Then another question about the same panel: Why full figure? And why always? I'm sure we can break the rule every now and then (ok, I know that to break the rules I, first of all have to know the rules, and second, the silhouette of the figures would have been broken). But, I have been looking to comics and found this example (Panel 2; again, García-López...):
It is not full figure and the silhouettes of the bad guy on the right and Batman could be confusing, I think, because the guy figure is overimposed to Batman's; The other guy's silhouette is apart from the Bat so it would be fine, isn't it?
I always say this comments with maximum respect to the author, just to understand and learn, of course.
Last edited by Almayer; 10-22-2016 at 12:23 PM.
Batman Confidential sample in progress
I'm somewhat confused as well to the same stuff Al mentions..
Although I can see Al's last panel is static.. I first felt it's because of the poses (for example, they are very balanced compared to the example's out of whack poses)+ flat camera angle... but it seems there are more things involved...
ready to learn...
Last edited by humble-tomato; 10-21-2016 at 09:20 AM.
You're right humble-tomato. The flat camera angle is something that I can see is wrong; I must risk more! The problem with the balance however I haven't seen it until you pointed it. Thanks! But let's wait for an expert's answer.
Here's the floorplan I had in mind. Well, it is wider than depicted in the pages, but I've drawn it to get the idea of the space, I'm no architect. I've added the stools (instead of the chairs suggested) in front of the kitchen's hatch. The kitchen has a doorway, but no door in fact. There's an armchair in the living room (not seen in the panels), but no TV. The cradle is the main problem here: I want it to be seen from the living room just the way it's seen in the pages, and I have not moved it to be near the wall because there's another wardrobe/closet there. It is difficult to open the door, but this is a cheap, grimy apartment, rented by the prostitute that's dead over the carpet, as it's written in the script, so I think if it is not perfectly displayed and decorated it gives verisimilitude.
I'm sure there are things that have slightly different position in the pages, and that I haven't done the perfect work with the place depiction. I must have done this plan before, for sure. Do you see something more that does not work?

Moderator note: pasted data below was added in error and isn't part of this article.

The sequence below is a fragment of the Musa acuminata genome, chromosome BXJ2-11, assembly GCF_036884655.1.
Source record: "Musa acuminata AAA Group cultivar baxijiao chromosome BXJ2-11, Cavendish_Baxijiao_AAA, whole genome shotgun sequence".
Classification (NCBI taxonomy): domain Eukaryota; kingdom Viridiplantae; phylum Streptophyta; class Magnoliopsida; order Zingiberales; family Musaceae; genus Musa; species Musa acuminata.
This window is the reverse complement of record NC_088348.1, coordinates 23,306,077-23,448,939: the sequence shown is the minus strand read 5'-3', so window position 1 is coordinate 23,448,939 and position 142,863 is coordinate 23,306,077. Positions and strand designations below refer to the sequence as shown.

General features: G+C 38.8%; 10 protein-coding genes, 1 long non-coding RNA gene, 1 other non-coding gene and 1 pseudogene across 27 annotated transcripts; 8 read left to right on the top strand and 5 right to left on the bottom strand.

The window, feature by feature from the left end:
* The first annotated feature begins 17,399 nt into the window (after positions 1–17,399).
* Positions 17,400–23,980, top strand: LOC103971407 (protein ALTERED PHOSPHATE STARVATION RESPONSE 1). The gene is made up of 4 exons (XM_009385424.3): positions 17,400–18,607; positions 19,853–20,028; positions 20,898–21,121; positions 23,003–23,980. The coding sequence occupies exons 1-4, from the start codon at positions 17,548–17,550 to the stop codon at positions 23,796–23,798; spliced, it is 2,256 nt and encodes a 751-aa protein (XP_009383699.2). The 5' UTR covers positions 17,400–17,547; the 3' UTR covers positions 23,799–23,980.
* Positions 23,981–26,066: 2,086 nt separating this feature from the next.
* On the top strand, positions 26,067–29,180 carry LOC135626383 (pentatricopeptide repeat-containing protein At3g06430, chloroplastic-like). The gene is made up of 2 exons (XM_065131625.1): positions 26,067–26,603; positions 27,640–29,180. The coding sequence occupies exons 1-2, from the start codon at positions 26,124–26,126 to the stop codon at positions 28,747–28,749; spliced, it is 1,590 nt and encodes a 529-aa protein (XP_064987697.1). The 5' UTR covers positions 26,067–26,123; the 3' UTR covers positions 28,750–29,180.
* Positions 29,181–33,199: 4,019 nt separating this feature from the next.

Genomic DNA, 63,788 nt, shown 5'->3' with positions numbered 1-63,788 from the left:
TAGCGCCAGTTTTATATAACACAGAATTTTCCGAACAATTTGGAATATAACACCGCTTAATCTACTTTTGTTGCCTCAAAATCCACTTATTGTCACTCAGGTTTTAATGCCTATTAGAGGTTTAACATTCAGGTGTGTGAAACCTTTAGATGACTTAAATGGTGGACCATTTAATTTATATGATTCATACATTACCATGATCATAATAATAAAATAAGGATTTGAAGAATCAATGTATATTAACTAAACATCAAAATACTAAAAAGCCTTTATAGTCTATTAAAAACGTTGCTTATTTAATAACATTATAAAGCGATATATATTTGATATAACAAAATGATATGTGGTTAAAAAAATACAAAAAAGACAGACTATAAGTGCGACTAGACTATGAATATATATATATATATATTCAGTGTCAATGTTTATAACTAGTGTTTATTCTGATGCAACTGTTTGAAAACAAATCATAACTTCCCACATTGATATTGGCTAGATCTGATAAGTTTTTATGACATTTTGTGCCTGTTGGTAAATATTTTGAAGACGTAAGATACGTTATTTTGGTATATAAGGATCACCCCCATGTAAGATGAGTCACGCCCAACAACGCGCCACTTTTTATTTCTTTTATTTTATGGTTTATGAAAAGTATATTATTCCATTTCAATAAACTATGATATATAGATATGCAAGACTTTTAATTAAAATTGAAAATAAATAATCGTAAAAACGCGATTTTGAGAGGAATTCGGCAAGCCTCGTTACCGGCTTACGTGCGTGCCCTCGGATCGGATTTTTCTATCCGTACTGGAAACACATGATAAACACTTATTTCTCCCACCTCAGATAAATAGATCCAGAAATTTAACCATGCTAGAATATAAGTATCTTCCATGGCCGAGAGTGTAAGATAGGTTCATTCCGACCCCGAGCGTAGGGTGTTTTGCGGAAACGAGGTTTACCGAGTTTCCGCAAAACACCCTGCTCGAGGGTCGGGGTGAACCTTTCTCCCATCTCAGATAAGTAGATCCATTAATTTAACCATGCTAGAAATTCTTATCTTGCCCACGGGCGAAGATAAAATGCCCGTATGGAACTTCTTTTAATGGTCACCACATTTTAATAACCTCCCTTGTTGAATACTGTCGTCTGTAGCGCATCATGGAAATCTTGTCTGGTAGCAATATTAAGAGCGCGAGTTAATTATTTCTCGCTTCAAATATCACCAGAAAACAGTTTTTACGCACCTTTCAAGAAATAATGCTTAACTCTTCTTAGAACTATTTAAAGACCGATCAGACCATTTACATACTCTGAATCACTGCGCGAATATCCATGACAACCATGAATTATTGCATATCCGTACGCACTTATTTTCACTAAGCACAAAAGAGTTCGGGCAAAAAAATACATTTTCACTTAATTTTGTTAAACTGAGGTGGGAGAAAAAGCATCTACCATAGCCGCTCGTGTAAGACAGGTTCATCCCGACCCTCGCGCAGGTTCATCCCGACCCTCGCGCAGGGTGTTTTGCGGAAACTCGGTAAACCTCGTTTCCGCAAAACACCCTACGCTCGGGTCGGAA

Which shot better shows a hard kick?
In your latest JLGL example, let's look at the first panel first. Action, full figure on 3 of 4 characters with enough to see figure 4 is kneeling. We know where everyone is. Now, in panel 2 we don't ask why Batman is kicking a little person. We know he's full size and on his knees because it was established.
You established Batman 2 rooms away and behind the villain. Next he's moved 3 rooms (kitchen, living room, bedroom) in front of the villain giving him a tummy tickle. When did he become Nightcrawler? When did he start tickling killers?
Cropping an action shot won't kill you but, it could kill your story. Exciting images are not the goal, we want clear illustrations of exciting ideas.
Clear as water. My bad english makes me understand it better with images. Sorry, you were forced to draw to explain. Thanks!
Yes, the first panel of my example... So clumsy on my part.
I'm reading a lot of books these days:
- "Perspective for comic book artists" by David Chelsea
- "Perspective made easy" by Ernest R. Norling
- "Understanding comics" and "Making comics" by Scott McCloud
"Making comics" is especially clarifying. Be clear is key to make a good comic. I'm doing sterile attempts with some of my panels, as you point with every reply, and not just because they're confusing, there are more things involved. I'll try to pay more attention in what I draw and disturb a little less.Thank you for coming back.
Last edited by Almayer; 10-24-2016 at 11:54 AM.